Consider the Week One game between the Cowboys and Redskins last year: the Cowboys scored a game-winning touchdown with four seconds left, except Alex Barron was called for holding, forcing a 10-second runoff and costing the Cowboys the game. Essentially, the official changed the outcome of the game from a Cowboys victory to a Redskins victory with that one call. But, surely an identical holding penalty occurred earlier that had a much weaker impact on the game.
Remember, a punishment should exceed the crime enough to deter future infractions. But, there is a certain injustice if the same holding penalty in the first quarter results in a 10-yard penalty and replay of the down, versus completely switching the outcome if it occurs late in the game. After all, the goal of sports, on its most fundamental level, is to win the game, so penalties should make the offending party slightly less likely to win. When considering penalties as a function of win-probabilities, why should literally the same act elicit two different penalties?
That is why referees often swallow their whistles. In the Redskins-Cowboys game cited above, the holding penalty was clear, egregious, and directly affected the play (since Brian Orakpo likely would have disrupted the play before the ball was thrown). In fact, the penalty was a fair one, since if it hadn’t been committed the Cowboys would almost certainly have lost the game. In this case, the punishment (certain loss) slightly exceeded the crime (holding to prevent a highly probable loss).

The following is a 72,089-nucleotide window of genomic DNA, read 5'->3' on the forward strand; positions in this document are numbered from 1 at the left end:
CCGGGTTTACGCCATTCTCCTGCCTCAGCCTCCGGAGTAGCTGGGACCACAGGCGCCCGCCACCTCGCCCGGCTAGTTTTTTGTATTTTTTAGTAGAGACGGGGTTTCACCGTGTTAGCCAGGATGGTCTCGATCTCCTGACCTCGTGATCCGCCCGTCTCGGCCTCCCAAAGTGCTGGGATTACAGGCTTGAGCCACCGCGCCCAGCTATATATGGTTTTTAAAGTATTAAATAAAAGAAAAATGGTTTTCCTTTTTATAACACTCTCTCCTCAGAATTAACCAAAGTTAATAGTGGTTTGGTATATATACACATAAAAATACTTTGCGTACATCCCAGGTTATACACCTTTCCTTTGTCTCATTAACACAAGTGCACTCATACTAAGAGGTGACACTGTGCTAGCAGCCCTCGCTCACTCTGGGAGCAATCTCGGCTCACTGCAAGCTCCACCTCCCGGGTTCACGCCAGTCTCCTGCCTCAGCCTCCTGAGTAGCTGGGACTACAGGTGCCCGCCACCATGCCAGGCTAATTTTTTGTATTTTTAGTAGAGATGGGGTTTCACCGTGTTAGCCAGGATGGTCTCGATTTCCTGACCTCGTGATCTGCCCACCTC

But consider a foggier case. We all remember the Helmet Catch from Super Bowl 42, in which Eli Manning evaded the pass rush, heaved a ball into the middle of the field, and David Tyree pinned the ball against his helmet. (Note to editor: please don’t post the video for my own sanity. (Ed.’s note: I would never. Check out these fun Patriots highlights instead!)) There is a rich debate as to whether the Giants’ offensive linemen committed holding on the play. The point here is not whether they did or didn’t, but whether such an infraction should have been enforced.
It seems inherently wrong for a penalty—designed to merely set the offense back 10 yards—to drastically affect their chances of winning the Super Bowl. The penalty is clearly not meant to cripple an offense, since they get a chance to replay the down. So isn’t it against the spirit of the law to do exactly that?
A rulebook is not a holy text handed down from the Commissioner on High. The rulebook is the written form of the Rules, and it is those ideas of fairness and athletic achievement to which we ought to constantly appeal. A cornerstone of the Rule of Law is that punishments for similar actions remain constant. Conversely, unpredictable punishments are commonly associated with tyranny.
Sports aren’t tyrannical; in fact, they’re the complete opposite. They exhibit our most basic notions of fairness, specifically tailoring games to isolate the variables of athleticism and determination. Perhaps too idealistically, sports are meant to be the result of perfect fairness. Despite popular conception, fairness doesn’t come from the rules, they come from the Rules. That is to say, fairness comes from us, which is precisely what makes it fair.